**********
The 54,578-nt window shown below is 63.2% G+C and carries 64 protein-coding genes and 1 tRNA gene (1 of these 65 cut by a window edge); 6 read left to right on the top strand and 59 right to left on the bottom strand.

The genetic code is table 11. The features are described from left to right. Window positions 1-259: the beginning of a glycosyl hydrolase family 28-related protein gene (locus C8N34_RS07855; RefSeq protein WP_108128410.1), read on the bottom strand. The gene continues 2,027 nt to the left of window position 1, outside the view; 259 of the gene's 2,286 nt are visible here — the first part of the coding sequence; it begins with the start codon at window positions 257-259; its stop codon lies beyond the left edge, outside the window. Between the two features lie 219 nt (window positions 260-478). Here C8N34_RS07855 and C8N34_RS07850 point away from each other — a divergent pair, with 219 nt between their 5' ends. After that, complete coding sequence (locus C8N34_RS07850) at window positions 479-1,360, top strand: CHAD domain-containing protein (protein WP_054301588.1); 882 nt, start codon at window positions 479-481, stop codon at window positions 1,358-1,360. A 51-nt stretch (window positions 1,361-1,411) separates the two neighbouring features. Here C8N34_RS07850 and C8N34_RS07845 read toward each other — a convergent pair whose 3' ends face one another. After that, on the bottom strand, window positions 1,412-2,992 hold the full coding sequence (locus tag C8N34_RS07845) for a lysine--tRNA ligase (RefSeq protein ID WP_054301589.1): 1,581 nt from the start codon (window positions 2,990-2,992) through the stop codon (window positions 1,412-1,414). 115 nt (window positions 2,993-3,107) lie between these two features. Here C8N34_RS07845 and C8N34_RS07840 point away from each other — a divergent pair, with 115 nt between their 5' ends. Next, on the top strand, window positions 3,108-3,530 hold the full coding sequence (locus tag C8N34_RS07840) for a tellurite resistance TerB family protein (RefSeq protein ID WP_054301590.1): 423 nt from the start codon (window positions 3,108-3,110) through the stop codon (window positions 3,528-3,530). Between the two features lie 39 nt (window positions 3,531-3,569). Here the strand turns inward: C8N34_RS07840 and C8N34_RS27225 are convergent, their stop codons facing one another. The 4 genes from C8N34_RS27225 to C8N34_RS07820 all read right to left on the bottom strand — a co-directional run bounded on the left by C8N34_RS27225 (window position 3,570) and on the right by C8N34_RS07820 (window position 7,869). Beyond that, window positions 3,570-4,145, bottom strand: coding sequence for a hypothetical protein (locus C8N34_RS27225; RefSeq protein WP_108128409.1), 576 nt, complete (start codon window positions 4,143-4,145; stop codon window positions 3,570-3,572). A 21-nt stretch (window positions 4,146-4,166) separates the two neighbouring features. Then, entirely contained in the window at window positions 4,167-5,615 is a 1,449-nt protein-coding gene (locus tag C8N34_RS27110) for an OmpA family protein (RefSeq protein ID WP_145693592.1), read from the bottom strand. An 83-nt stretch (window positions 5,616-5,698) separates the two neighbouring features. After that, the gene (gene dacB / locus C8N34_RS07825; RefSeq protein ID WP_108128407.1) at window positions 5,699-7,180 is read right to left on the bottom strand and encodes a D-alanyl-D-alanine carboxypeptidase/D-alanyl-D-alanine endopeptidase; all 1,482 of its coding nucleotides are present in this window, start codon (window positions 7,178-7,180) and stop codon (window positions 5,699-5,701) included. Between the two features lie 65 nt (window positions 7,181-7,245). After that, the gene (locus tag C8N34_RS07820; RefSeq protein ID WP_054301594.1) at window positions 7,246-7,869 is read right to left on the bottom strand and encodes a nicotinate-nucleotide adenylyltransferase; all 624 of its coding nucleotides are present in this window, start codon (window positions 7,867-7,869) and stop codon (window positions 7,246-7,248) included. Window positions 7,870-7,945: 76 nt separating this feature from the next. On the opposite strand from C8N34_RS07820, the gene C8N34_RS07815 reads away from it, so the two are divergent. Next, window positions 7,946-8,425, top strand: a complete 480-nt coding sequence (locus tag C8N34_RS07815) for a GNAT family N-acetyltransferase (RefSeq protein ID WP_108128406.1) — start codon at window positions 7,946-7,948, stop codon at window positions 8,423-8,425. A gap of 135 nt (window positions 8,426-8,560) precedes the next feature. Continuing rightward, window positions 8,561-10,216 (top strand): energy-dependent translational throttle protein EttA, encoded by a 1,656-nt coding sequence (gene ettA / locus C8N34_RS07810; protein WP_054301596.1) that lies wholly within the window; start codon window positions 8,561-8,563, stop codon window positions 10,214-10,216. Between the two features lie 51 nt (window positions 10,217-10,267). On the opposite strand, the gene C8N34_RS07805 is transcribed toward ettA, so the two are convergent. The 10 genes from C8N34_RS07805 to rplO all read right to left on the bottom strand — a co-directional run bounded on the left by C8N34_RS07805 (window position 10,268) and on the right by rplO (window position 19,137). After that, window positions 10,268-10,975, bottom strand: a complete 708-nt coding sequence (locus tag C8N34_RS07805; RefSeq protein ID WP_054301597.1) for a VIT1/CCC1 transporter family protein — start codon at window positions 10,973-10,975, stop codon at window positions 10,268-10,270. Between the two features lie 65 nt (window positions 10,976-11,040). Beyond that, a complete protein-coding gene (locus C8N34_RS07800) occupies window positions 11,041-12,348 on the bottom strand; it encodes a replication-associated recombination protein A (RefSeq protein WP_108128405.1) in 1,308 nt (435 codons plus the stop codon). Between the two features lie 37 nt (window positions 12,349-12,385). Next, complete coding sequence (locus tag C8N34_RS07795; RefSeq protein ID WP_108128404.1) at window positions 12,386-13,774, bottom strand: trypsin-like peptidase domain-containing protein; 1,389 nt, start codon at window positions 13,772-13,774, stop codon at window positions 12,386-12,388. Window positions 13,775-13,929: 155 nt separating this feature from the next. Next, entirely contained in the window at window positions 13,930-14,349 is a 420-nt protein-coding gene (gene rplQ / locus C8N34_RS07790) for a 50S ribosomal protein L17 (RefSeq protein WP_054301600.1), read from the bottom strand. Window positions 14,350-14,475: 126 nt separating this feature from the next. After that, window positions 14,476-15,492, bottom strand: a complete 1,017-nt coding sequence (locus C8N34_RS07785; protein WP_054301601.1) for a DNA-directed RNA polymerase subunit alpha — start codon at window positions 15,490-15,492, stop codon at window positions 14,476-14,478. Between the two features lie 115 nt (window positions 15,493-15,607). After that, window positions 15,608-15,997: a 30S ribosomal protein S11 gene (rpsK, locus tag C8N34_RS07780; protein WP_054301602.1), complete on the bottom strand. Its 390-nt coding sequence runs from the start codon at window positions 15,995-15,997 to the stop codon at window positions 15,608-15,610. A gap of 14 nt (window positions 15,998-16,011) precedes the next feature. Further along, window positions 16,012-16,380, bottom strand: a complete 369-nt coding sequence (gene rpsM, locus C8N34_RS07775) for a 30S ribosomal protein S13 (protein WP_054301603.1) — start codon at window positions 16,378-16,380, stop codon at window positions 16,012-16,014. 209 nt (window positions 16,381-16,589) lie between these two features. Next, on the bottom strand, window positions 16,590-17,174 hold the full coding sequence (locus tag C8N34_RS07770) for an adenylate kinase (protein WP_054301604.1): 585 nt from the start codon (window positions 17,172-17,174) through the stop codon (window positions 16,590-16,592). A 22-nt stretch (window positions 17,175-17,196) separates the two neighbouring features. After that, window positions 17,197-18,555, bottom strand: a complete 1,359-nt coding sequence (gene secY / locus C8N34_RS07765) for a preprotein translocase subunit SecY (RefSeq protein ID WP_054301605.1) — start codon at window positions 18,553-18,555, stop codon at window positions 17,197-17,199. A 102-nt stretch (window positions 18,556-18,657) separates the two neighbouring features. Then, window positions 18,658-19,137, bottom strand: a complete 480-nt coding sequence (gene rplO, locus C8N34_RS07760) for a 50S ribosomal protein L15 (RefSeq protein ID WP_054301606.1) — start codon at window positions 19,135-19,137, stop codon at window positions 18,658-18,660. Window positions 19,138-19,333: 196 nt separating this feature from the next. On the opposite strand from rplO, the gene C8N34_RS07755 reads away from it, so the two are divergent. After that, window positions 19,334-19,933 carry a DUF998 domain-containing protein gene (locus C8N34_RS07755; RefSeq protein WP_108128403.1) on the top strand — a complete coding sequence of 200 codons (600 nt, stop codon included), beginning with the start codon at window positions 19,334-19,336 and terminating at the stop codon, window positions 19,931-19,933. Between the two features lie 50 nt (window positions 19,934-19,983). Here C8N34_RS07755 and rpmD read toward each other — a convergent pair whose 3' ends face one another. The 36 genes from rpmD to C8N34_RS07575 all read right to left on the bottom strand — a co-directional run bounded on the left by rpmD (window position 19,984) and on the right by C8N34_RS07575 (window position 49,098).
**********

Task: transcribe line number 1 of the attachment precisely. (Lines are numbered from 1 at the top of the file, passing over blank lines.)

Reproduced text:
The 54,578-nt window shown below is 63.2% G+C and carries 64 protein-coding genes and 1 tRNA gene (1 of these 65 cut by a window edge); 6 read left to right on the top strand and 59 right to left on the bottom strand.